Wednesday, December 24, 2014

One of my favorite requirements for my Literature class. You'll enjoy watching this.

Hello everyone.  Long time no see.  Work and schooling have been brutal in these “ber” months, but now that it’s Christmas break, I can sneak in a few articles before things become hectic again.  But since work was all encompassing, this blog entry will be about, well, work.  Don’t worry, that’s a good thing, because if you’re a parent who wants your child to learn confidence, responsibility, and excellence look no further than The Abba’s Orchard School, the awesome Montessori school where I teach.  

I am a Literature teacher of the Adolescent Program of the La Granja Bukidnon farm campus, located near the old Cagayan de Oro airport (there are other campuses around the country, which I will identify later).  The current Literature program entails that the students read 8-9 novels per school year.  Usually, at the end of these books, the students do what is called a Dramatis Personae, where the students choose a character that they like, make up a script, put together a costume, and do a one-man show in front of their peers (including schoolmates from other year levels).  This is one of my favorite requirements for my Literature class.  Read on and check out the videos, and I'm sure you'll see why.

Here’s one such dramatis personae, performed by a grade 9 student, Franklin Chaves.  He played the character Mr. Jones from the book, Animal Farm by George Orwell.


As you can see, there are several skills that can be sharpened from requiring each student to do a dramatis personae:

Confidence.  Fear of speaking in public paralyses even many adults, often because they did not conquer this during their younger years.  Graduates from The Abba’s Orchard are known to be great at public speaking (both the skill and in the confidence).  The dramatis is one of the reasons why, and many an alumnus has thanked me for making them do this.

Creative Writing.  Since they make their own scripts, there is a lot of artistic license that goes into it.  It’s as if the dramatis is a child, and the parents being the book source material and the adolescent’s imagination.  Therefore, over my nearly a decade of teaching, I’ve seen all sorts of performances ranging from dead serious ones, to those so heart wrenching it made the audience cry, to those that so hilarious that it also brought us to tears.

Creativity and Planning.  Writing up the script is not the only part where the creative muscles are flexed.  There’s coming up with the props and costume.  I discourage buying or renting, because it’s not worth spending so much just for a few minutes of use.  I’d rather they improvise with whatever they have from the home.  To make things livelier, many students also use “props” in the form of their classmates and/or friends.

Reading Comprehension.  The dramatis does not directly sharpen this, but the students know very well that acting ability is not the only criteria in grading these performances…it’s also important that the content is accurate with the book source material and there is a lot of knowledge to be gained from the performance.  That can only be done if the teen has finished the novel and understood every page of it.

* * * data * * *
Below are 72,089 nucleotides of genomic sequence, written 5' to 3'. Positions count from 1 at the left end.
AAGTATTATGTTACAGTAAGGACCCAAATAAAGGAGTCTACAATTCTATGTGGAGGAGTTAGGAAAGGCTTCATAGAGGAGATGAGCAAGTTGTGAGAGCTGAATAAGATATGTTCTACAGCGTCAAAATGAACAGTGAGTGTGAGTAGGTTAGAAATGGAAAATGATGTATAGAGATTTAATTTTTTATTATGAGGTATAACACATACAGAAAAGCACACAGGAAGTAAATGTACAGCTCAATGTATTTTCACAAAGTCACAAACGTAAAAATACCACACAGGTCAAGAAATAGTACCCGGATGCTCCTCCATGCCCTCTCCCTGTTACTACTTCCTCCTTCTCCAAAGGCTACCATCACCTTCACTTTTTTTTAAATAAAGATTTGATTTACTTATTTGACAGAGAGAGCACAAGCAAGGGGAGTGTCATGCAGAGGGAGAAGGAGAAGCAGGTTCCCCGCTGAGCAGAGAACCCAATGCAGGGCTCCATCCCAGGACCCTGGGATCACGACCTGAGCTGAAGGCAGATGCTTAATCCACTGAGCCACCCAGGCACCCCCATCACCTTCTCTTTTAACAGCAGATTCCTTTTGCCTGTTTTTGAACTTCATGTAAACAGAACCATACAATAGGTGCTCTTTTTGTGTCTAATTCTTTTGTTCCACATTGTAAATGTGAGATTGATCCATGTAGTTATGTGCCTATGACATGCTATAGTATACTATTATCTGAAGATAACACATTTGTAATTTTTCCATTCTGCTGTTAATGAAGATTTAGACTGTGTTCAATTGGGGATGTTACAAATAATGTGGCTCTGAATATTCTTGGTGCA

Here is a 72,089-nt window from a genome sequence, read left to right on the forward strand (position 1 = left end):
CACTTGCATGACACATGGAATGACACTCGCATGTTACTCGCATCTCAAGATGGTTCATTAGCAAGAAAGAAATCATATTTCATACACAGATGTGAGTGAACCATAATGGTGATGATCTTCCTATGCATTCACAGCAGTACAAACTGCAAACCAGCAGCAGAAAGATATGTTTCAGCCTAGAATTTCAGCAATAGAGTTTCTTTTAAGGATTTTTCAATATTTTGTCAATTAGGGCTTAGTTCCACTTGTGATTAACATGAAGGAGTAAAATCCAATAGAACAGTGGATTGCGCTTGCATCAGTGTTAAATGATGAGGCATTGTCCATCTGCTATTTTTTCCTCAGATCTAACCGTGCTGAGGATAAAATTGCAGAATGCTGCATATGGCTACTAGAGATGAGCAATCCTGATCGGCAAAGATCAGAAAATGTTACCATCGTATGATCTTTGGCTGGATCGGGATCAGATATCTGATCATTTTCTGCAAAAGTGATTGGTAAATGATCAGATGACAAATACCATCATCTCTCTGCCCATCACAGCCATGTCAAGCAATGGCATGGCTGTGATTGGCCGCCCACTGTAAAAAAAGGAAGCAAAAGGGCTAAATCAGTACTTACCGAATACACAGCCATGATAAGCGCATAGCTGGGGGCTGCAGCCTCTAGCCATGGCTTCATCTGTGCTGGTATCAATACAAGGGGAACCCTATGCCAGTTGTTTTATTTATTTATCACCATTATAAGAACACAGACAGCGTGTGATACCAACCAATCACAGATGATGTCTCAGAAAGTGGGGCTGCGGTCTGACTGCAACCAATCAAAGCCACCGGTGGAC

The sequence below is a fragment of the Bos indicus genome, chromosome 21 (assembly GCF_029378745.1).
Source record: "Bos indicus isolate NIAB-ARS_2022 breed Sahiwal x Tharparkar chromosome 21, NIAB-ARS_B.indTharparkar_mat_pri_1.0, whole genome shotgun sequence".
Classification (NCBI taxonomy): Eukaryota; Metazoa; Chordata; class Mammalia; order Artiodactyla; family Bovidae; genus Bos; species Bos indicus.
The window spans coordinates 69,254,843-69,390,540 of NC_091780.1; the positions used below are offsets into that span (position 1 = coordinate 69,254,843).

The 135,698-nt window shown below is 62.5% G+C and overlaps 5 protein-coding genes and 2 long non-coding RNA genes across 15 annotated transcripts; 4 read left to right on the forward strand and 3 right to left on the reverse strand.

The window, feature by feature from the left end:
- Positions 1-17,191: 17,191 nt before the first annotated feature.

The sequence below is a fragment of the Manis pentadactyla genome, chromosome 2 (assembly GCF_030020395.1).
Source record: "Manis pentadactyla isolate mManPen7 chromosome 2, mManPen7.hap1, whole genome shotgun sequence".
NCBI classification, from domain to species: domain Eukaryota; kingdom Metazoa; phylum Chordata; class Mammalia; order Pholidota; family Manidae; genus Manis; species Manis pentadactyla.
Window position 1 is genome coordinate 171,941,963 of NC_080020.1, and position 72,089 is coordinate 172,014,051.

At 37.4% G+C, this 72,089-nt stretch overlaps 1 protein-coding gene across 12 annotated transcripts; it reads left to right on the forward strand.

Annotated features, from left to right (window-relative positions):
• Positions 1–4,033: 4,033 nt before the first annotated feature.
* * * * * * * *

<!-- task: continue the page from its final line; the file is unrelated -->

I’d like to show you another dramatis personae, performed by a grade 7 student, Atiyyah Read.  She played the character Calpurnia from the book To Kill a Mockingbird.  What’s amazing about this little number is that it’s her first go at it, ever.



The 2nd trimester has just ended; so many books were read and therefore so many great performances were given.  Allow me to show clips of many of these, just from these past two trimesters.



Other than the usual literature books that you’d expect to be read, I also have what I dub as “grow books,”  which are meant to bring out the best in the students.  Hey, if self-help books are big sellers in bookstores, students should have access to them as well.

One of my most celebrated articles from this blog is about one such book, the Buy Pinoy Experiment based on 12 Little Things Every Filipino Can Do For Their Country by Alex Lacson.  I also have books that give wisdom on boy-girl relationships, a touchy subject that many teens struggle with, often with dire consequences.  Here are some articles I made about my students' responses to said books:
One of the major events of this past trimester was their Team Building camp, which was done so that the teens develop a stronger feeling of community, and to discover themselves as well.  Here’s the video to show that:



I am also in charge to make a video after every trimester, a video that summarizes what the students go through.  I will post below the two videos I made so far (since two of the three trimesters have just ended):





If you are interested to know more about The Abba’s Orchard school, you can feel free to visit their website.  I work with the teens, but their Infant Community (Nursery), Casa (preschool), and Elementary programs are amazing.  When it comes to overall-excellence, it’s hard to beat the young men and women we produce, especially if they start at the very beginning of the program.  Their website will also tell you where you can find an Abba’s Orchard school campus nearest you (Davao, Cebu, Manila).  You can also visit the Facebook page here.

I want to end this entry by once again sharing a video that you may have seen before if you have followed by blog for quite a while.  It’s called Montessori Madness, and it pretty much hits the bulls-eye when it comes to why Montessori schools, when done right, are great.  


(This blog site, Lessons Of A Dad is mostly about parentingmarriage, and other topics aimed to develop the reader’s mind, body, and soul.  I’d consider it an honor if you’d follow or subscribe to this site.  You can also go to my Facebook page here, and I’m also on Twitter at @lessonsofadad)

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